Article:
Wednesday, 28 March 2012

Use Case Tutorial (3 of 4)

In a previous blog we explained how the core of a use case is a textual description of the dialogue between an actor and the system.  We then covered that actors are roles in the system and that a collection of use cases indicates scope.

In this blog entry, we will cover adding additional detail to the use case dialog.  This additional detail will have the effect of:
·         Enabling the business to make sure the requirements are complete and consistent
·         Enable the developers to identify constraints that will modify the requirements before code is written
·         Enable the developers to see enough information to build good architectures
·         Enable QA to build test cases before the system is built

Extending the dialogue
The use case for Withdraw Money had the following dialogue:
  1. ATM presents a list of accounts and asks user to select one
  2. ATM asks user how much he wants to withdraw
  3. ATM dispenses money
  4. ATM dispenses receipt

Remember, all of the ATM interactions for authenticating the user, determining the transaction to execute, and asking for another transaction is all handled by Authenticate User.

Adding Interface Details
An easy way to extend lines 1, 2, and 4 would be to simply include display shots of what the interface will look like.  For example, presenting the list of accounts could look as follows:
Simple ATM select account screen
Here we have an extremely simplified example of what the select account screen might look like.  Adding screen information directly into the use case make is clear what is desired from the developers.  The business analyst/product manager can then have a productive discussion with the developers about various interface constraints before the code is generated.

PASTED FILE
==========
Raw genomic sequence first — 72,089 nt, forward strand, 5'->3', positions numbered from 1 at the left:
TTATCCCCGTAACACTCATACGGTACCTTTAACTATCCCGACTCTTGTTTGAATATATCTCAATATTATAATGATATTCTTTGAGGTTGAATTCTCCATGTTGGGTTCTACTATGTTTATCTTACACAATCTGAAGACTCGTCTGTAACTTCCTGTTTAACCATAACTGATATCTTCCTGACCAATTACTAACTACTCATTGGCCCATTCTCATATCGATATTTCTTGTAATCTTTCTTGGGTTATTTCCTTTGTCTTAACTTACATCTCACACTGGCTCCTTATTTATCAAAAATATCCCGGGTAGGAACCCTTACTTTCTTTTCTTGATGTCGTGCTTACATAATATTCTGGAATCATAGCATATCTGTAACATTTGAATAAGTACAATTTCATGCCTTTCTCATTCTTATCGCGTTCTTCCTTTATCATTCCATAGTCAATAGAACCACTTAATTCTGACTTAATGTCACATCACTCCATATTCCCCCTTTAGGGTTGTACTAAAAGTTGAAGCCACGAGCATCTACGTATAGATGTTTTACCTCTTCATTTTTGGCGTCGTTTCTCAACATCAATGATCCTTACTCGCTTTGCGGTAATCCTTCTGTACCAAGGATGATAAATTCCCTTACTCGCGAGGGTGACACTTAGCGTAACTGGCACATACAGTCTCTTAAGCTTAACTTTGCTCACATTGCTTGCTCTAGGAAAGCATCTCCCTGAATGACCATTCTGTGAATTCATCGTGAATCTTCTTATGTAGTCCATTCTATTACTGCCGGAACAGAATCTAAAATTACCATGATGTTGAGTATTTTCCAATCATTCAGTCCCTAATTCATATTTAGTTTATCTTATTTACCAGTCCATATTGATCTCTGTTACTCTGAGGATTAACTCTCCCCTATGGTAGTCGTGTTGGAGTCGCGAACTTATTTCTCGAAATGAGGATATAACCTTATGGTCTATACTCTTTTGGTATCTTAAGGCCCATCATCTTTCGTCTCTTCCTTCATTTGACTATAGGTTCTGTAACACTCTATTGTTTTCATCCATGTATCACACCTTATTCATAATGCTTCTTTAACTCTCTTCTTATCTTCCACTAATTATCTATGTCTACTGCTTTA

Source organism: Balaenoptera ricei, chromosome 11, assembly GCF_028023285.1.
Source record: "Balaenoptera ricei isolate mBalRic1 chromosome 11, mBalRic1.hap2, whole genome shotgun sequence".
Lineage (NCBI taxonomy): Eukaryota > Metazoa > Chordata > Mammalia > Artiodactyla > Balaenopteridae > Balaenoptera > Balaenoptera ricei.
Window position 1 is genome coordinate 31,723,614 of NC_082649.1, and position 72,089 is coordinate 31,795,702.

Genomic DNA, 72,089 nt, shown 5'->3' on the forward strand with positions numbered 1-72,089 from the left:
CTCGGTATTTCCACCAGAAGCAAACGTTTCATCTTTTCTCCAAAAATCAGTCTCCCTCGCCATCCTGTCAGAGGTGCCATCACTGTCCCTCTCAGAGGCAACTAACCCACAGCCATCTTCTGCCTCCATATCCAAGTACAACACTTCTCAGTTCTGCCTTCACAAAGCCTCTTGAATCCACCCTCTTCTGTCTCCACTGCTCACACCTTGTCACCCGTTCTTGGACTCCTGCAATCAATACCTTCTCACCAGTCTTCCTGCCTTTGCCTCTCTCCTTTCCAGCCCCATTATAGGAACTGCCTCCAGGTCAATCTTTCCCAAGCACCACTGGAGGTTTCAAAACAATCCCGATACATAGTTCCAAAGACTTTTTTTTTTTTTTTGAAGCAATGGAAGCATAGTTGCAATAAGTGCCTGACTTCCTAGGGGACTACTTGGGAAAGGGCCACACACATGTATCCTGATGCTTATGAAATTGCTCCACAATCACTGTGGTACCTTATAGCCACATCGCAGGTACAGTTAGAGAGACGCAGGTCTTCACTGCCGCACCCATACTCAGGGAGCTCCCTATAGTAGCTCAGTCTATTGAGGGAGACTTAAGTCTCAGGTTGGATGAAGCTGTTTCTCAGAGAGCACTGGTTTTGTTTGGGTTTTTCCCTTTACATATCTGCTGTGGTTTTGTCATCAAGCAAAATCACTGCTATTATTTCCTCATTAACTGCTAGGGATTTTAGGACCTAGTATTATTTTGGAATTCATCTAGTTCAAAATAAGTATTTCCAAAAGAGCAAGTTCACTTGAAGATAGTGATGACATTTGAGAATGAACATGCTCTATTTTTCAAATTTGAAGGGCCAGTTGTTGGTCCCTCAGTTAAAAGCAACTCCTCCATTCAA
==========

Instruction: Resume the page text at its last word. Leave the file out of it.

If the screen shots are produced for an entire set of use cases before development starts, then the developers can more effectively plan the architecture of the GUI.  In addition, screen shots will lead to multiple requirements being flushed out before development starts.  Once the developers get the use cases, you can expect changes to the screen shots because of constraints that the business analyst was unaware of.  This will lead to a productive discussion on what is possible and the screens can be modified before the coding begins.

Once the project is complete, actual screen shots can be put into the use case.

Adding Validation Information
In line 2, the interface may look as follows:
Simple ATM select amount screen
Here we have a data entry screen, and after the data screen we can give information about data validation and screen behavior.

Type and Length
8 digits
  • Digits can be entered on the keypad will be inserted from right to left
  • Hitting the correct key will clear the display number back to $0.00
  • Hitting the Ok button will complete the data entry process

Again, by placing the validation and behaviour information directly into the use case it not only enables the developers to plan the architecture better but also allows the QA department to verify the code once it is completed by development.

Adding report information
In step 4, the ATM dispenses a receipt.   As expected, we can show the report in the use case, or link to the report if it is too long.  In the case of the ATM we could show the following:

When this additional detail is added to the use case it will look as follows:

Effects of adding detail to use case dialogues
By adding the screen shots, data validation, and reports directly into the use case we extend the dialog with information that needs to be provided anyways for development to proceed.

By bringing all the information together this way, we can provoke discussions at the business level and ensure that the requirements are more complete and consistent before they are delivered to development.

Once a complete set of use cases are created the use case diagram can be colored to indicate which use cases are in the scope of the current project.